The original Santana lineup first played the Fillmore in December 1968. The final Fillmore performance came on July 4, 1971 and is released for the first time in its entirety on this CD set.
Who Should Buy Santana III: Legacy Edition
•Anyone who is new to classic rock and wants to fully appreciate the work of this legendary group
•Santana completists who want to own every version of everything the band and any of its individual members ever recorded
•Rock fans who appreciate the exponentially superior sound of digital reproduction when compared to the vinyl discs we originally heard this music on
Old vs. New: Who Wins?
If there’s any danger here it is that reissuing classic Santana material, especially with the previously unreleased bonuses in this package, may overshadow Santana’s newest album (All That I Am). Of course, it could have the opposite effect and boost both concert ticket and album sales. Either way, this release is well-timed in relation to the Santana comeback that began in 1999 and is still going strong.
By 1971, Santana had already garnered a lot of success and popularity, much thanks to their performance at the legendary music festival Woodstock. With each album, the band only increased the creativity and quality of their songs. And Santana 3 was no exception. Strengthened by the addition of percussionist Coke Escuvedo (sp?) and Neal Schon, the original Santana line-up made their best and last album at the ultimate height of their fame.
The album comes to a start with some nice percussion and then a great, great bassline comes thundering in. Then the magical dueling guitars of Santana and Schon take you for a ride. This is a great instrumental opener, full of sweet licks dripping in wah-wah and an amazing rhythm section. 5/5
2. No One to Depend On
Just like on Abraxas, the first track bleeds into the second. In this case, the two work very well together. They are a little similar except this one has vocals. Now, the lyrics or vocals aren’t anything amazing, but this band’s main feature isn’t lyrics, so I don’t care. The bass is great on this track, and the guitar is, well, astonishing. Neal and Carlos duel it out on the guitar solo, which isn’t far from the best ever, in my opinion. Not only can they play great by themselves, but they work together great as a team. They also work great with the percussionists. 5/5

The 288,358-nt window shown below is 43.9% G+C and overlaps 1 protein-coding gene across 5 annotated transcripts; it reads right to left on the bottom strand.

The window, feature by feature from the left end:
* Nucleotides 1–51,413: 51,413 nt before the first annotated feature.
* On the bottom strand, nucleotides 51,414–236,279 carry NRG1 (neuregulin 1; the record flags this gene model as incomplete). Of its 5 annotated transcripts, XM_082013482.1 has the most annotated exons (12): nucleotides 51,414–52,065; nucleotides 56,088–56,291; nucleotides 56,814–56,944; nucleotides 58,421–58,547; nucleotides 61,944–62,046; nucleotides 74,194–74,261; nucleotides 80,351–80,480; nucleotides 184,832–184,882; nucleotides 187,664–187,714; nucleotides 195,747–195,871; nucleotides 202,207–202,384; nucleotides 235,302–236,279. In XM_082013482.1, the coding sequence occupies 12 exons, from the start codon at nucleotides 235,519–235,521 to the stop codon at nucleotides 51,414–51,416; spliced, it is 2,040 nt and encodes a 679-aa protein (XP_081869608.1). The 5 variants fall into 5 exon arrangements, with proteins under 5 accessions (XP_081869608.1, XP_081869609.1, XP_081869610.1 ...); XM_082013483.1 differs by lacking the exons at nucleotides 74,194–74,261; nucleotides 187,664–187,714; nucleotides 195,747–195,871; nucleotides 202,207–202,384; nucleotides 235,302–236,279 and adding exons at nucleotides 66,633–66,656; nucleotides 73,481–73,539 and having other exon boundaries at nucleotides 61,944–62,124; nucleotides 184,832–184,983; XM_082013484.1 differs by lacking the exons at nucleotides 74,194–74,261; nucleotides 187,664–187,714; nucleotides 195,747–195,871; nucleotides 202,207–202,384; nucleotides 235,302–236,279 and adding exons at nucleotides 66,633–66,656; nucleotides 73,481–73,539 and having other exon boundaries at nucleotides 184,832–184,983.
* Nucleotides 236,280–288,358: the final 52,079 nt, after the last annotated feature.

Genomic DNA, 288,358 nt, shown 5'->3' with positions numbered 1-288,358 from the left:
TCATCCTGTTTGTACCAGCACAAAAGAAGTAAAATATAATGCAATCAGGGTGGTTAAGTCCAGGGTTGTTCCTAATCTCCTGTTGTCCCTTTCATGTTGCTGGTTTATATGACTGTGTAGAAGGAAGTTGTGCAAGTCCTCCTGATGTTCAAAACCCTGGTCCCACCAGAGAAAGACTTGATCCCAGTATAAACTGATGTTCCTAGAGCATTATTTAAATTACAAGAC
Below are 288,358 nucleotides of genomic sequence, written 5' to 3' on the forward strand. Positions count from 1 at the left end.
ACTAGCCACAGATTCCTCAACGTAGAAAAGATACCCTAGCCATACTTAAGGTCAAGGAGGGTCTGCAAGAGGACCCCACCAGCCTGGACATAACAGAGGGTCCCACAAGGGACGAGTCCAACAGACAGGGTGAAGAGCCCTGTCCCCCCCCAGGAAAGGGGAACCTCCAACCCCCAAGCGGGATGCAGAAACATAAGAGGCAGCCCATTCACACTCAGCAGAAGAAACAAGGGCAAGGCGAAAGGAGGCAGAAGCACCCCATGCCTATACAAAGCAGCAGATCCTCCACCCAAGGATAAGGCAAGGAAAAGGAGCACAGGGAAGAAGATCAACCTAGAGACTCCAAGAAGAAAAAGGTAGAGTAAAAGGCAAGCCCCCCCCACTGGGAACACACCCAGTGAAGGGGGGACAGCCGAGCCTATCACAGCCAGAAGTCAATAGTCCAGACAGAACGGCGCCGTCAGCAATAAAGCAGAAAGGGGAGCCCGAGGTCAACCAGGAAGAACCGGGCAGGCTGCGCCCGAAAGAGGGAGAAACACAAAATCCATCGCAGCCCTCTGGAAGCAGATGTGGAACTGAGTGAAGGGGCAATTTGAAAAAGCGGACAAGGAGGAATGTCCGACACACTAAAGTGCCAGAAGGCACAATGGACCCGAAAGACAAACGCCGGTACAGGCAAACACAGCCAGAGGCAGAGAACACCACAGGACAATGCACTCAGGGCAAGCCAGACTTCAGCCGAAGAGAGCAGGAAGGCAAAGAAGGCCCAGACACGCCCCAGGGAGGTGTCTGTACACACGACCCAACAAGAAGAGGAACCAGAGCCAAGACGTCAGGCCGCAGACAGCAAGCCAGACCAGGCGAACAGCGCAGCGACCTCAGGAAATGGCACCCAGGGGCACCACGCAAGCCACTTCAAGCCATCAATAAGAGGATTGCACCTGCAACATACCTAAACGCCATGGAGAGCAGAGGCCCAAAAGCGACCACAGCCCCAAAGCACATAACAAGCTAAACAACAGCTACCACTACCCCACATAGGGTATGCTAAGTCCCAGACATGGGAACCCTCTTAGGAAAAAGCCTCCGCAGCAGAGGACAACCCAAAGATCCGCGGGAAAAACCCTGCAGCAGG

The mostly happy, upbeat feel of the first two tracks comes to a halt here. This song is very nicely done, because it has a great mood, like a dark swamp at midnight. Kind of difficult to put in words, but this one always gets me. It features some decent lyrics, though, by Gregg Rollie, who does the lead vocals very nicely. The song keeps it’s slow-paced, moody feel until the outro guitar solo, which is beyond earthshattering. It is like a hand grabbing onto your skull saying, hey, wake up, listen to me! Not that the rest of the song is boring or anything, but, man, these solos really wake you up. Overall, a great emotional song. You just can’t beat that. 5/5
4. Toussaint l’ Overture
This is a big fan favorite. Personally I think it’s a good song but sometimes it bores me a little. The big guitar solo at the end usually catches my attention, though. Also has a cool breakdown with some chanting in Spanish. Since the music is top-notch, I can’t give this a bad grade. 4.5/5
5. Everybody’s Everything
Well, this one is sure to change your mind if you think Santana is boring and one-dimensional. Talk about variety! When I first heard this song I thought the radio turned on somehow or the stereo switched CD’s. This song is upbeat, but feels very nice and refreshing after the more melancholy feel of the last two tracks. I’m not a huge fan of horns but there is some excellent horn work on this song, which I think is done by the Tower of Power. You’ll want to get up and dance when you hear this infectious tune. 5/5
The CD goes back to a deeper melancholy mode when this song starts. Has a very Latin feel to it. Not my favorite on the CD but still manages to stay in my head. Santana and Schon deliver some great solos, so this is a pretty worthwhile cut. 3.5/5
7. Jungle Strut
Starts with a spacey intro. Then a great guitar riff comes in, and the whole band does their thing. Mainly just a “jam” song, but it’s not just “noodling” for over 5 minutes, it contains some very memorable moments and isn’t something you’ll just forget very quickly. One of my favorites on the album. 5/5
8. Everything’s Coming Our Way
Sounds kind of like “Everybody’s Everything”, but with minor chords. I’m not sure who’s doing lead vocals, I think it’s either Carlos or Gregg Rollie with a falsetto. But whoever it is, the vocals are absolutely great. Very emotional. The song also has an organ solo that is really nice. Not that I don’t like the other organ solos, this one just really fits. 5/5